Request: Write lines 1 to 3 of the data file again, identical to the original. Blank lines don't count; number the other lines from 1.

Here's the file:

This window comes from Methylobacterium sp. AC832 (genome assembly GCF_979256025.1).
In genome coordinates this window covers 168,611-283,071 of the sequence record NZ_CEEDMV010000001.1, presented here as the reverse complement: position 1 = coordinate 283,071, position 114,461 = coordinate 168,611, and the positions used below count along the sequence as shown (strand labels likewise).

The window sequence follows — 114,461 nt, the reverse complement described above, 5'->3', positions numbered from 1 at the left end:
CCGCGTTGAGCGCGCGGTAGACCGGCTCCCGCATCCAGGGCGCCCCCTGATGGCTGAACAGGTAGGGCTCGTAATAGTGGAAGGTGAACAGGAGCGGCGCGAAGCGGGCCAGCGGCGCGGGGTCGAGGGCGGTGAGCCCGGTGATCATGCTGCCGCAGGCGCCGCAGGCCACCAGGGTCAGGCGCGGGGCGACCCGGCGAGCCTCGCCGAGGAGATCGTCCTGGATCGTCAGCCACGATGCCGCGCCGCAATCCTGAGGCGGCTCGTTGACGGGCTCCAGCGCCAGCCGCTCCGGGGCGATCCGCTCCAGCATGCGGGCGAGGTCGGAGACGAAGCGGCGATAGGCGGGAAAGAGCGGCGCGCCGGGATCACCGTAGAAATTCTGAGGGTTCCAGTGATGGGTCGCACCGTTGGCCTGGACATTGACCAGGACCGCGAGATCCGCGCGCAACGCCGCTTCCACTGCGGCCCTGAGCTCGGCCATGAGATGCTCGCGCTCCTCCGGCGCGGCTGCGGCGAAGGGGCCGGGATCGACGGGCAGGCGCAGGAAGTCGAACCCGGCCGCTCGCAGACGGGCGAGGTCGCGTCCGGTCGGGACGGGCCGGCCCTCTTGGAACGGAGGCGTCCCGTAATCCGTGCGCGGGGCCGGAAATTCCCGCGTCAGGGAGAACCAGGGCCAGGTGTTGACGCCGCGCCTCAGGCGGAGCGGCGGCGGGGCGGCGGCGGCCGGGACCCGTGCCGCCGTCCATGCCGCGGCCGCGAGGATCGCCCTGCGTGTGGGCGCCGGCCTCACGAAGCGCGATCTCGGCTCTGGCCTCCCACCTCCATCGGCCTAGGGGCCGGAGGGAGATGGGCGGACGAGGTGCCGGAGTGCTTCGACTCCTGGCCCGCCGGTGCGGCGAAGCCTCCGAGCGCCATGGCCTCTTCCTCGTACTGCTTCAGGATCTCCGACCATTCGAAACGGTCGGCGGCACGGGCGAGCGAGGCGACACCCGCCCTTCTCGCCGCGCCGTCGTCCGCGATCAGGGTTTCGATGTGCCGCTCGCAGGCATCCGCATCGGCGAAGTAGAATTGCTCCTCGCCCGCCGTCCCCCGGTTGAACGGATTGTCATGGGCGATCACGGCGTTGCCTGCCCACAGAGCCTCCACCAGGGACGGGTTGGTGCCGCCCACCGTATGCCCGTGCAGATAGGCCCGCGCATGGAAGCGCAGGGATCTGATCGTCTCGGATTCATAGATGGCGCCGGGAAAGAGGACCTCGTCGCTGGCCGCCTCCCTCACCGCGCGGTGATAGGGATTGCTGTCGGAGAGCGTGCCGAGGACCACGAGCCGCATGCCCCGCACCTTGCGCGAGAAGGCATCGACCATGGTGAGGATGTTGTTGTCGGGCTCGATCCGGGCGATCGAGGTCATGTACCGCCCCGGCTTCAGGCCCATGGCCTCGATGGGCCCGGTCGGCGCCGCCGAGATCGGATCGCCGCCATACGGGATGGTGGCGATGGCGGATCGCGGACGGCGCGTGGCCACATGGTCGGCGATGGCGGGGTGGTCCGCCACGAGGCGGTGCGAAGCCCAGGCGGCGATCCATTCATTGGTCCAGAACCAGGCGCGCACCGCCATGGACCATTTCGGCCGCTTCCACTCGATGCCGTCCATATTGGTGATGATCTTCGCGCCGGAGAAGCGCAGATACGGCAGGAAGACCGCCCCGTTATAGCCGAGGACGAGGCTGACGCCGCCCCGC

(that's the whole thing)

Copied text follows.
This window comes from Methylobacterium sp. AC832 (genome assembly GCF_979256025.1).
In genome coordinates this window covers 168,611-283,071 of the sequence record NZ_CEEDMV010000001.1, presented here as the reverse complement: position 1 = coordinate 283,071, position 114,461 = coordinate 168,611, and the positions used below count along the sequence as shown (strand labels likewise).

The window sequence follows — 114,461 nt, the reverse complement described above, 5'->3', positions numbered from 1 at the left end: